I’m good, but not that good…

Ever heard yourself say that? And then notice how your performance starts to drip back to the usual? Or worse, even lower? 

I used to experience this years back when I had no clue about the concept of self-image. And by the time I was matured enough to understand what it was all about, a lot had already changed in my world thanks to the apparent application of the very same concept. Of course, as with all things, there was a lot to learn. 

One aspect that I was stunned to learn was that I wasn’t the only one experiencing challenges with self-image. There were a million others out there. Most depression cases are rooting in the concept of self or the lack thereof. And almost all cases of poor performance can be attributed to this seemingly simple concept. 

Let me give you an example: you clocked the highest number of sales in your department last month despite your introverted personality. The company recognizes your efforts and you’re on a high until right before your first call/meeting on yesterday. What do you say to yourself? “Hey, I’m good. But not that good to be the rock star salesperson two months in a row!” And now anyone can guess how December would go for you. 

The challenge isn’t that people don’t inherently understand it but they fail to know how to hold on to their self-image. Particularly the version that’s so much better than their usual self. You get that in order and you’ve cracked the code for achieving high performance on demand. 

So, the question is — is that even possible? Of course, it is. You just need to know that your concept of self-image is highly influenced by the people around you and the environment you’re in. And most importantly, your behavior doesn’t have anything to do with your self-image. You heard that right.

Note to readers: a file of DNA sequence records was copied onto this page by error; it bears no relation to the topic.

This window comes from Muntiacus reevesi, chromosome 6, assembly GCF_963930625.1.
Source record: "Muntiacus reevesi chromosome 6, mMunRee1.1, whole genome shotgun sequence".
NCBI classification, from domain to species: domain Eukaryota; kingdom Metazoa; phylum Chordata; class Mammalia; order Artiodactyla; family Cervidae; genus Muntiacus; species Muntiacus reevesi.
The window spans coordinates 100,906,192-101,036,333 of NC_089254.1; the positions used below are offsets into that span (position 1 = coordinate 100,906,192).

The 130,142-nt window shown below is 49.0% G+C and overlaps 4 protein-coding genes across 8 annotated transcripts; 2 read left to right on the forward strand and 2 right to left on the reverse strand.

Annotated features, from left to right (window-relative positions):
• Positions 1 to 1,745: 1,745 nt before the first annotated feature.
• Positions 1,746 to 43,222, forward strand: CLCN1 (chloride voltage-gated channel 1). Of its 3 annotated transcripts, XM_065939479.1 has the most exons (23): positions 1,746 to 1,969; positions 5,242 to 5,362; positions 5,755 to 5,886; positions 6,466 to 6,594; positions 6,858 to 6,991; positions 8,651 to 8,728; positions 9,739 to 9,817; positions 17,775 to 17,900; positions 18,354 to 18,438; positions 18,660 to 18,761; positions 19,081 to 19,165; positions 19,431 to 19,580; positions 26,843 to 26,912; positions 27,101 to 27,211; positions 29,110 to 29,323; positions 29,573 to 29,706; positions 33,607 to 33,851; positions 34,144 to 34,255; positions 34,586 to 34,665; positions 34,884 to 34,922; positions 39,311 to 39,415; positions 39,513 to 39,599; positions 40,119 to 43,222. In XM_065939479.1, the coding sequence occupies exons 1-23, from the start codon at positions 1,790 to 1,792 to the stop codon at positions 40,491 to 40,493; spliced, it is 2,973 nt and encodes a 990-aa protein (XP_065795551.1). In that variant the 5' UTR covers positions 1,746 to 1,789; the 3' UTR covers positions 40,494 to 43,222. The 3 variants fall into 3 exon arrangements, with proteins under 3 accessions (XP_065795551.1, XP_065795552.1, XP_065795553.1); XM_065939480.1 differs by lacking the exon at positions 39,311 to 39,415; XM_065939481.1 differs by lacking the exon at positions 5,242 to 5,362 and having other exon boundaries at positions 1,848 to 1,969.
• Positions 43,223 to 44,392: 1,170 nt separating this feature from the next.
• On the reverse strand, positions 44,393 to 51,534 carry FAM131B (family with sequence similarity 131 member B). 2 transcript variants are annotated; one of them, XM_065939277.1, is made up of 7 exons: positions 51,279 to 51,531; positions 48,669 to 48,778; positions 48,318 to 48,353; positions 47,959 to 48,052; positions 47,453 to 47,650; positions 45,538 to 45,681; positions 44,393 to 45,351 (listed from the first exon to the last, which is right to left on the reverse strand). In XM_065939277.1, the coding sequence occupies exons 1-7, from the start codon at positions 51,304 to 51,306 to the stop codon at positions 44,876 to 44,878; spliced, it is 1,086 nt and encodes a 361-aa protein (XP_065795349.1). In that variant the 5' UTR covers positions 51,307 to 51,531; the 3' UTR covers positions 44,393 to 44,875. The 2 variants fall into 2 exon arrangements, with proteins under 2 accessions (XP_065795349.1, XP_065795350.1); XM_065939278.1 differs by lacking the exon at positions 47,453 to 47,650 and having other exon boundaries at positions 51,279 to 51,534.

This means even if you flipped up the previous deal because you offered free consulting and the prospect took everything you gave them and settled for the cheapest supplier for the exact solutions that you were going to offer. Why? Because you did it with the right intentions. The heart was in the right place. Should you be doing that again? Nope. Not because it’s a silly thing to do but it’s not an effective strategy considering that buyers go into their own game so they can extract the most value out of your knowledge and experience without having to shell out money. 

Your self-concept must have been around an 8 or a 10 when you were offering free consulting this buyer could’ve gotten from anyone else on this planet. But it plummeted to a 3 or a 4 when he went for a cheaper supplier. While the two incidents are related they don’t have anything to do with your self-image but your behavior. The latter can be always be fixed with a few tweaks or fresh tactics but when it comes to your self-image, I believe it’s your responsibility to understand that you have to hold on to the image that you want to see yourself in.

It’s that simple. There’s no rocket science to it. You can shell out a fortune for therapy and this is the essence of it all. Now, remember, simply doesn’t mean easy. It never was for me and never is for anyone. But the fact is that it works. You just need to keep doing it until it becomes second nature to you. Took me about a few years accept the image that I was holding on to. Your mileage may vary. 

Next time when you catch yourself saying, “I’m good… but not that good,” just add this to the thought “in fact, I’m so much better than good.” Someone said it the best, “change your script to change your life.” 

By Sunil Nair

Nurturing leaders of tomorrow.

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